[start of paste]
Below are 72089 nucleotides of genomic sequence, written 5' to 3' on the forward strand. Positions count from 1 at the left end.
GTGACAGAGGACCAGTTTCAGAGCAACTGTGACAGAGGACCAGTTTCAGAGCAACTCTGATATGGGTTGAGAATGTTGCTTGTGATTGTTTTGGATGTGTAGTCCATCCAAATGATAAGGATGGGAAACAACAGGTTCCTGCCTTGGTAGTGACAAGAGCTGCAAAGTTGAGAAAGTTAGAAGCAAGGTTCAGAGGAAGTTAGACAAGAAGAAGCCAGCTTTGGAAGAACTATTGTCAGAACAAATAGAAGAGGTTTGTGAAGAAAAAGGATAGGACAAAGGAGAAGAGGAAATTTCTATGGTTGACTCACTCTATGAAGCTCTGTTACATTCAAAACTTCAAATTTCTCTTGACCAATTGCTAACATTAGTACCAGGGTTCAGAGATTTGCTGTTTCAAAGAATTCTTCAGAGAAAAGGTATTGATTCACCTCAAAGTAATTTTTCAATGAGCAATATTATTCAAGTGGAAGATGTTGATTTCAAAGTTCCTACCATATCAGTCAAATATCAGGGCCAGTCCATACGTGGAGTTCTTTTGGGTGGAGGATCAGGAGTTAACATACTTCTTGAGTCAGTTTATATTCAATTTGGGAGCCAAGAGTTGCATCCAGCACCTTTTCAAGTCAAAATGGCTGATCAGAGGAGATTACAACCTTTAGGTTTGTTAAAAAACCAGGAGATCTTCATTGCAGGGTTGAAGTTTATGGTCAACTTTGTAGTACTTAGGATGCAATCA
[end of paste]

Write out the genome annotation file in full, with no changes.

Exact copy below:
Below are 72089 nucleotides of genomic sequence, written 5' to 3' on the forward strand. Positions count from 1 at the left end.
GTGACAGAGGACCAGTTTCAGAGCAACTGTGACAGAGGACCAGTTTCAGAGCAACTCTGATATGGGTTGAGAATGTTGCTTGTGATTGTTTTGGATGTGTAGTCCATCCAAATGATAAGGATGGGAAACAACAGGTTCCTGCCTTGGTAGTGACAAGAGCTGCAAAGTTGAGAAAGTTAGAAGCAAGGTTCAGAGGAAGTTAGACAAGAAGAAGCCAGCTTTGGAAGAACTATTGTCAGAACAAATAGAAGAGGTTTGTGAAGAAAAAGGATAGGACAAAGGAGAAGAGGAAATTTCTATGGTTGACTCACTCTATGAAGCTCTGTTACATTCAAAACTTCAAATTTCTCTTGACCAATTGCTAACATTAGTACCAGGGTTCAGAGATTTGCTGTTTCAAAGAATTCTTCAGAGAAAAGGTATTGATTCACCTCAAAGTAATTTTTCAATGAGCAATATTATTCAAGTGGAAGATGTTGATTTCAAAGTTCCTACCATATCAGTCAAATATCAGGGCCAGTCCATACGTGGAGTTCTTTTGGGTGGAGGATCAGGAGTTAACATACTTCTTGAGTCAGTTTATATTCAATTTGGGAGCCAAGAGTTGCATCCAGCACCTTTTCAAGTCAAAATGGCTGATCAGAGGAGATTACAACCTTTAGGTTTGTTAAAAAACCAGGAGATCTTCATTGCAGGGTTGAAGTTTATGGTCAACTTTGTAGTACTTAGGATGCAATCA